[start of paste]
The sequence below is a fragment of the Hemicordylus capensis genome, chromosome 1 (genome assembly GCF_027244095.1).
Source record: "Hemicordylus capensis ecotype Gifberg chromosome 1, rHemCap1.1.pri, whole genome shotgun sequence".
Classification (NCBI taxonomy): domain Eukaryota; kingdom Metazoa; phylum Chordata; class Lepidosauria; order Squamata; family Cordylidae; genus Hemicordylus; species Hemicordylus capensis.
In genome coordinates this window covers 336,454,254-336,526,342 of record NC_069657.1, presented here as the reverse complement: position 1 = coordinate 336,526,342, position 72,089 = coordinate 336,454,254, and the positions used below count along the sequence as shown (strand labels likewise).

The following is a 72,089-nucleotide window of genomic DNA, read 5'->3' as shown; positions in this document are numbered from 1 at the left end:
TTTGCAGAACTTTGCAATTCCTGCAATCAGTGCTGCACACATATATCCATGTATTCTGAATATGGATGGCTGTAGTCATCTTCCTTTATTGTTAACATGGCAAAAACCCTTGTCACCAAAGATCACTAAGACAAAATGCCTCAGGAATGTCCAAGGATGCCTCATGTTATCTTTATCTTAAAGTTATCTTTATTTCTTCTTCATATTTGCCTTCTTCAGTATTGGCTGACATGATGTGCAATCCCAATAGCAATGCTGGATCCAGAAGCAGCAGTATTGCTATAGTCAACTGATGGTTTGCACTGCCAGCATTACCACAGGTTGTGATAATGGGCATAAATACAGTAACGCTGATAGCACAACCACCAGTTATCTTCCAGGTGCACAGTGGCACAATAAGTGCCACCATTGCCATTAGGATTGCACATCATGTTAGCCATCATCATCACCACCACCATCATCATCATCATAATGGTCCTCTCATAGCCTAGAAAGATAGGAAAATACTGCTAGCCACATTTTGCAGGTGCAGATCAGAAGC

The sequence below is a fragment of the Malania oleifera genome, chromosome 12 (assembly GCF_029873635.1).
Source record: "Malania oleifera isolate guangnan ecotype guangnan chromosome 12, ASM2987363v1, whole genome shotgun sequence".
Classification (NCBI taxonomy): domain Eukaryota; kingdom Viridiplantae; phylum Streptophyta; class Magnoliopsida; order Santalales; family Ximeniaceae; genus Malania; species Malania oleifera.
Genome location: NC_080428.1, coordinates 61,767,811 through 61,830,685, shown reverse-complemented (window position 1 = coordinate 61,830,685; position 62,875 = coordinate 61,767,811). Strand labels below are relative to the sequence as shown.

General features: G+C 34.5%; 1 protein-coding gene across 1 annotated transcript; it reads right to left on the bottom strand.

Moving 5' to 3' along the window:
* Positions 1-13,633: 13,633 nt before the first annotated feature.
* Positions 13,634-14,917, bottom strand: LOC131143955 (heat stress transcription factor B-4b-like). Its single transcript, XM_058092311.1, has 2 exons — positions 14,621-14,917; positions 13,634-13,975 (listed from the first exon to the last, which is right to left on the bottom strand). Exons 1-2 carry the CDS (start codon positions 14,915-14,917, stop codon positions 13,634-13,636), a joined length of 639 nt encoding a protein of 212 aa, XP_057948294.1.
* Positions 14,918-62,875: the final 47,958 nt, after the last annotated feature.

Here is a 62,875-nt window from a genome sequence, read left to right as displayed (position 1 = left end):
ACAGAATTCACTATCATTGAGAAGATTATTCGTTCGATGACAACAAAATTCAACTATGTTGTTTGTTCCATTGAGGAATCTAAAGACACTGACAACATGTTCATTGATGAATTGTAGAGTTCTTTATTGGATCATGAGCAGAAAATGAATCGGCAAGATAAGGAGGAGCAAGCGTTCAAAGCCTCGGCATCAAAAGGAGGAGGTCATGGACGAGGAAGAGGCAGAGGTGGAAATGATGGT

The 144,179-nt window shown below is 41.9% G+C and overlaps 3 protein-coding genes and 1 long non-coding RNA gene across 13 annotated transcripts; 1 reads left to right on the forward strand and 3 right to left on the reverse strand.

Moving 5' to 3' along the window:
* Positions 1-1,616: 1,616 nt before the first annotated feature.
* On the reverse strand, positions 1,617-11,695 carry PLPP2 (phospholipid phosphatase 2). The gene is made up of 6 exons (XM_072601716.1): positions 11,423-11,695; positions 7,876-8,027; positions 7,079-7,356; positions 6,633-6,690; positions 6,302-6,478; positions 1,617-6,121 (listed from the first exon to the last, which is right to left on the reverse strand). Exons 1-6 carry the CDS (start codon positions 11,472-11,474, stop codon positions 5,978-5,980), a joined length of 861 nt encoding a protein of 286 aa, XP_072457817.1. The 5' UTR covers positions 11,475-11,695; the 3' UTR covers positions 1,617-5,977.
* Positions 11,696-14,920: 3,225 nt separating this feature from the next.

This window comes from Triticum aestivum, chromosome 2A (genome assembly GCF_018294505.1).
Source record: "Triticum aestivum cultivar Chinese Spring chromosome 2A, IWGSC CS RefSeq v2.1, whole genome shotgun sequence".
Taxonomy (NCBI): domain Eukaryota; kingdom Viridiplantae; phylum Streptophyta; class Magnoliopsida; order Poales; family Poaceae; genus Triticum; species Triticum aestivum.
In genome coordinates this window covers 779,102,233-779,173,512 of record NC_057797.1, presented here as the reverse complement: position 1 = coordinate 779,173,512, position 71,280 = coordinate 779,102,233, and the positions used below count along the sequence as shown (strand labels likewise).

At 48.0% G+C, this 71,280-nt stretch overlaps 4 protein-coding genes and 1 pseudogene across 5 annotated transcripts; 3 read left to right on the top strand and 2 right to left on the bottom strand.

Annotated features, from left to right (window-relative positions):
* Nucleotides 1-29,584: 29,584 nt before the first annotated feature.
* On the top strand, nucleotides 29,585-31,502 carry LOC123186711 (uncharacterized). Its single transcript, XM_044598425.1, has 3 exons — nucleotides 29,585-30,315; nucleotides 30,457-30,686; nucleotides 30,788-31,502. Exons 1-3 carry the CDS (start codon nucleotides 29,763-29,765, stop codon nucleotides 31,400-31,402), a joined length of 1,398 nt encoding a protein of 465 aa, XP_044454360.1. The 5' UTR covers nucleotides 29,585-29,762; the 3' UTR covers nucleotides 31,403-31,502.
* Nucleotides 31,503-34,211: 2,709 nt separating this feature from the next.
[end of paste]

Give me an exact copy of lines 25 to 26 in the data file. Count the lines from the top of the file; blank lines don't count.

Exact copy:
Taxonomy (NCBI): domain Eukaryota; kingdom Viridiplantae; phylum Streptophyta; class Magnoliopsida; order Poales; family Poaceae; genus Triticum; species Triticum aestivum.
In genome coordinates this window covers 779,102,233-779,173,512 of record NC_057797.1, presented here as the reverse complement: position 1 = coordinate 779,173,512, position 71,280 = coordinate 779,102,233, and the positions used below count along the sequence as shown (strand labels likewise).